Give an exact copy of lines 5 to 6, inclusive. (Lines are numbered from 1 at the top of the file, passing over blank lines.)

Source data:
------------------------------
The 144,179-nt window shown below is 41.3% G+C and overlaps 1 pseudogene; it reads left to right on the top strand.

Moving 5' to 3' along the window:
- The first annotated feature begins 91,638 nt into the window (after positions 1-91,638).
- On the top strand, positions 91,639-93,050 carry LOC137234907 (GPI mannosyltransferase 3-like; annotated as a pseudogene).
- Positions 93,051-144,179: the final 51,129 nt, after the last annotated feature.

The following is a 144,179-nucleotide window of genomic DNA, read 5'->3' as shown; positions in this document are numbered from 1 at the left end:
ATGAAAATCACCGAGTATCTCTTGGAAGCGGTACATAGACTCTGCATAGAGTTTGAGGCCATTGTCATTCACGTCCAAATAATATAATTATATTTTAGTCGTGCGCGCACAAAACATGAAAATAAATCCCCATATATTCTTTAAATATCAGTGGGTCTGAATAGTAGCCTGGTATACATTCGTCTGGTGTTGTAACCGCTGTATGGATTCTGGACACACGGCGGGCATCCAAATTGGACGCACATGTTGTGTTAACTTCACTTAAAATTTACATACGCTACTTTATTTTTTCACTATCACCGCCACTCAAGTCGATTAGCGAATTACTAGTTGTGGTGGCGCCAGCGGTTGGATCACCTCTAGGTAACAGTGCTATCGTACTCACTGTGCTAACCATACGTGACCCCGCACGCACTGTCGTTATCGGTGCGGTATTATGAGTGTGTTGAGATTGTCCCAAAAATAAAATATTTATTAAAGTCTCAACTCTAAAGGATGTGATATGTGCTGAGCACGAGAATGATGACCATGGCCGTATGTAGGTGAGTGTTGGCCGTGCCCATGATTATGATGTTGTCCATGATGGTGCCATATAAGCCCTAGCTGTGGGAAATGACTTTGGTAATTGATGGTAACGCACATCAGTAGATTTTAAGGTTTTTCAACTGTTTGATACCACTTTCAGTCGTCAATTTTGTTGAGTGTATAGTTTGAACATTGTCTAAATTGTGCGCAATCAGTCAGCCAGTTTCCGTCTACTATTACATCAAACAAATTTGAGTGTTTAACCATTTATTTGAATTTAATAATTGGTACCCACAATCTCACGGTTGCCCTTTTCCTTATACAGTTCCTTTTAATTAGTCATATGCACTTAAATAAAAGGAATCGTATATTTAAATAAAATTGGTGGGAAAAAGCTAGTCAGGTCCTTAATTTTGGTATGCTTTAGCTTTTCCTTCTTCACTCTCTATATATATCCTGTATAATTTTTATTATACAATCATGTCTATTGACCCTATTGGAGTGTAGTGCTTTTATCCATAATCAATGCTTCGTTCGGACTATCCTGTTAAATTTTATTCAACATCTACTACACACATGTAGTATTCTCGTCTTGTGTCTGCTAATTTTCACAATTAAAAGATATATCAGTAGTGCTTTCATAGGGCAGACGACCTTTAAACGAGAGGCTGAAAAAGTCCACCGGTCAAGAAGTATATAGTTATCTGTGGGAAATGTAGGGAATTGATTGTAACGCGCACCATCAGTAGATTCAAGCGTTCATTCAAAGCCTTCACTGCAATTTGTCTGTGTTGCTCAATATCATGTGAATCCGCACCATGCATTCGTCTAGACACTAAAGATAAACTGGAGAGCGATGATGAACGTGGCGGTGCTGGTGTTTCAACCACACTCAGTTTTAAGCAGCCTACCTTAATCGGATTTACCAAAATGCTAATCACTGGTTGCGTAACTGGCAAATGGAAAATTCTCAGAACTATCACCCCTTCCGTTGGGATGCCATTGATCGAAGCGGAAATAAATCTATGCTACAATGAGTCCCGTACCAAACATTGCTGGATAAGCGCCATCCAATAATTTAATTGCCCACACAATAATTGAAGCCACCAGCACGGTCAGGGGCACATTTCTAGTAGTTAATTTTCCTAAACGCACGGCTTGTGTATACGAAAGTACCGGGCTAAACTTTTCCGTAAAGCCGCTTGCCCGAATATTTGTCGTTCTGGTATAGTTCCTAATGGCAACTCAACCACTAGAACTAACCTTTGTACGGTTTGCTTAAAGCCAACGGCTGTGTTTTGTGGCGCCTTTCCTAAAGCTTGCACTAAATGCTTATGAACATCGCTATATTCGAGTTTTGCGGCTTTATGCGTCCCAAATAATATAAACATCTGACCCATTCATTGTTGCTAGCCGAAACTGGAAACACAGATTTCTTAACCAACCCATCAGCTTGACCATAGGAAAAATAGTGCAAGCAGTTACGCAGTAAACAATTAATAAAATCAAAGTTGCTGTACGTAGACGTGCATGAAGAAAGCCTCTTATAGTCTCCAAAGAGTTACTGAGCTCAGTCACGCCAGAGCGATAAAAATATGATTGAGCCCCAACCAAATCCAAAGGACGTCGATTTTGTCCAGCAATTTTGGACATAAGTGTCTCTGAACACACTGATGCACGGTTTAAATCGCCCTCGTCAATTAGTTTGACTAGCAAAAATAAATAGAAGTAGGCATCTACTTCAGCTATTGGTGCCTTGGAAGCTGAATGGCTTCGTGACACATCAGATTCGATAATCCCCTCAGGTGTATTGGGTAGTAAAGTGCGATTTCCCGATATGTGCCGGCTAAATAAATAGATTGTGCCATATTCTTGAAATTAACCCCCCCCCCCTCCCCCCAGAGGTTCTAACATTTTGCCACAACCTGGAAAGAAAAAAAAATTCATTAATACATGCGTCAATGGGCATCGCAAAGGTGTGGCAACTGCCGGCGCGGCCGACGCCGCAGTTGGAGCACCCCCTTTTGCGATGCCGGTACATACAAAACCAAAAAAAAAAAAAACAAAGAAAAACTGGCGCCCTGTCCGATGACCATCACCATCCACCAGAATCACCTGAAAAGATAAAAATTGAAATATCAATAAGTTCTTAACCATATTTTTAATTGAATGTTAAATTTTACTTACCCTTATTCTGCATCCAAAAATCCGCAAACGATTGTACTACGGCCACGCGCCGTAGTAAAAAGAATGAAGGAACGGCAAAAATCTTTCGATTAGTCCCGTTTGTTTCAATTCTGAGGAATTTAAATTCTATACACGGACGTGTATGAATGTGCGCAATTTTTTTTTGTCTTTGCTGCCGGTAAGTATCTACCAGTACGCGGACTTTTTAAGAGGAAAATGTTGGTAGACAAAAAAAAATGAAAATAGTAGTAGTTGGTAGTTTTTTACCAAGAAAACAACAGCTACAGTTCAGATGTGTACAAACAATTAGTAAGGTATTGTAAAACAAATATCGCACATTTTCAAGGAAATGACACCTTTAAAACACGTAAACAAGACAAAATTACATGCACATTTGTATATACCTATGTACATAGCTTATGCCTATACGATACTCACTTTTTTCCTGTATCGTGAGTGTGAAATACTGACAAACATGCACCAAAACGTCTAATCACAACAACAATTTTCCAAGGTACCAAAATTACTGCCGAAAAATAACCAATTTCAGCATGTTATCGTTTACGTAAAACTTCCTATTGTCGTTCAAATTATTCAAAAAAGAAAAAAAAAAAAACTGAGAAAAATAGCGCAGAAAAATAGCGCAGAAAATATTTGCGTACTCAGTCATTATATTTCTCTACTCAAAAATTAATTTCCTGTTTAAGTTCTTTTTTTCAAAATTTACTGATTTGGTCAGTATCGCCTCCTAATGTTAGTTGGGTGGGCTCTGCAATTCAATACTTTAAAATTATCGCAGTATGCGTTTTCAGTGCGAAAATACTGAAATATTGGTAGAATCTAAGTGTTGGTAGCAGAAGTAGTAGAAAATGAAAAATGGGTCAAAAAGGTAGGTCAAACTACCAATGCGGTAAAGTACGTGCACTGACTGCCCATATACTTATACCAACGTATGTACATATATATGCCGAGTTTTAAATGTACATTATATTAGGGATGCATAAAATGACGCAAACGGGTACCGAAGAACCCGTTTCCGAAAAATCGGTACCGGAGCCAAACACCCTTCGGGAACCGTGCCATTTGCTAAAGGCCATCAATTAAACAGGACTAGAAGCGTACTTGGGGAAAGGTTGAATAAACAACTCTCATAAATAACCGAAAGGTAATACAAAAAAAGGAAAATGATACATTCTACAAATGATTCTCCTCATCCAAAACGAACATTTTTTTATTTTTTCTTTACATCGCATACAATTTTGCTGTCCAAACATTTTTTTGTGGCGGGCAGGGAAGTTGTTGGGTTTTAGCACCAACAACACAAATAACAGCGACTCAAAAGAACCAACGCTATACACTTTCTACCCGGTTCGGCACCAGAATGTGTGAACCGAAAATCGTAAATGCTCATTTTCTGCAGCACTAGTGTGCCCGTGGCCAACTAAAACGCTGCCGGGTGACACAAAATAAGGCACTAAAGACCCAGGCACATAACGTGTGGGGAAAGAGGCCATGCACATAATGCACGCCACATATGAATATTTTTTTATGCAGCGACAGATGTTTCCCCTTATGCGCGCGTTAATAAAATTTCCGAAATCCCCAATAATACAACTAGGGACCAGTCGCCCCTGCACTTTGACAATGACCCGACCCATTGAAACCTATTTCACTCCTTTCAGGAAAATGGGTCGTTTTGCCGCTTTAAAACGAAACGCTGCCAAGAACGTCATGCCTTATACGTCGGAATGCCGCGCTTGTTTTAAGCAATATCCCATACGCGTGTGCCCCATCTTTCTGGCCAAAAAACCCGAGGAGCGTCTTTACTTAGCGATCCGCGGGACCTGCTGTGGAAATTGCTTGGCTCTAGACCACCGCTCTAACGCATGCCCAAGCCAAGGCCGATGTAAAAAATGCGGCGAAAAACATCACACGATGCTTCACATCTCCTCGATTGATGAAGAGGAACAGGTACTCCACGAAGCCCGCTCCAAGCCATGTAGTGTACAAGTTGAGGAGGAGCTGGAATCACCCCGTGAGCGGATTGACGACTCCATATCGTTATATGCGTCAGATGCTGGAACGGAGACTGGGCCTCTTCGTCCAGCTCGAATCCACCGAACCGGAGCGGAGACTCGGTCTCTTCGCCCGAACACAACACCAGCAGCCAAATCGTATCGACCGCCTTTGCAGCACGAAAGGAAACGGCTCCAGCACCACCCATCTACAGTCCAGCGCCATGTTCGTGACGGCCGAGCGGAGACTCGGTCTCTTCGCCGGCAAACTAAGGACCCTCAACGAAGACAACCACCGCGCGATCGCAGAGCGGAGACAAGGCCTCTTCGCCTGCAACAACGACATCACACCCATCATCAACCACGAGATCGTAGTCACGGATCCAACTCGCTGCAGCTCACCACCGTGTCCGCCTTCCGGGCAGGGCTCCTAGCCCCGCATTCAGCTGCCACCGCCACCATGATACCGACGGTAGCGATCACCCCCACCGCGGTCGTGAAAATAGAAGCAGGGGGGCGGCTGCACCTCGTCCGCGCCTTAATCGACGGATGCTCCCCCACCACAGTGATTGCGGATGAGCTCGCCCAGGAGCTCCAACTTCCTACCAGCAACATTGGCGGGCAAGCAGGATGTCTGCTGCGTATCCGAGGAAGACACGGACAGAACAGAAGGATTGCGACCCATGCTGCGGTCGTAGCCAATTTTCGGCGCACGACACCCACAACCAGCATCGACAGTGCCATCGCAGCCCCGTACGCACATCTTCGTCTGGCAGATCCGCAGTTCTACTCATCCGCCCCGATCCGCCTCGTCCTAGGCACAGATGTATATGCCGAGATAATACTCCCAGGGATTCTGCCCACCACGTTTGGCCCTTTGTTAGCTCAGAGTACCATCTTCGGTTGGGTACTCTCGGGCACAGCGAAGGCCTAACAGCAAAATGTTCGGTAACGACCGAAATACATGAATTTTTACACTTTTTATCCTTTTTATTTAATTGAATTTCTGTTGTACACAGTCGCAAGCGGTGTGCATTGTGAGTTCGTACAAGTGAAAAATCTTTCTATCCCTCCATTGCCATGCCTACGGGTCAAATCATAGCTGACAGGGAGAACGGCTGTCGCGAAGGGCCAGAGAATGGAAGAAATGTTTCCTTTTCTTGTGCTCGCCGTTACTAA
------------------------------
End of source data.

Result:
- Positions 93,051-144,179: the final 51,129 nt, after the last annotated feature.

The following is a 144,179-nucleotide window of genomic DNA, read 5'->3' as shown; positions in this document are numbered from 1 at the left end: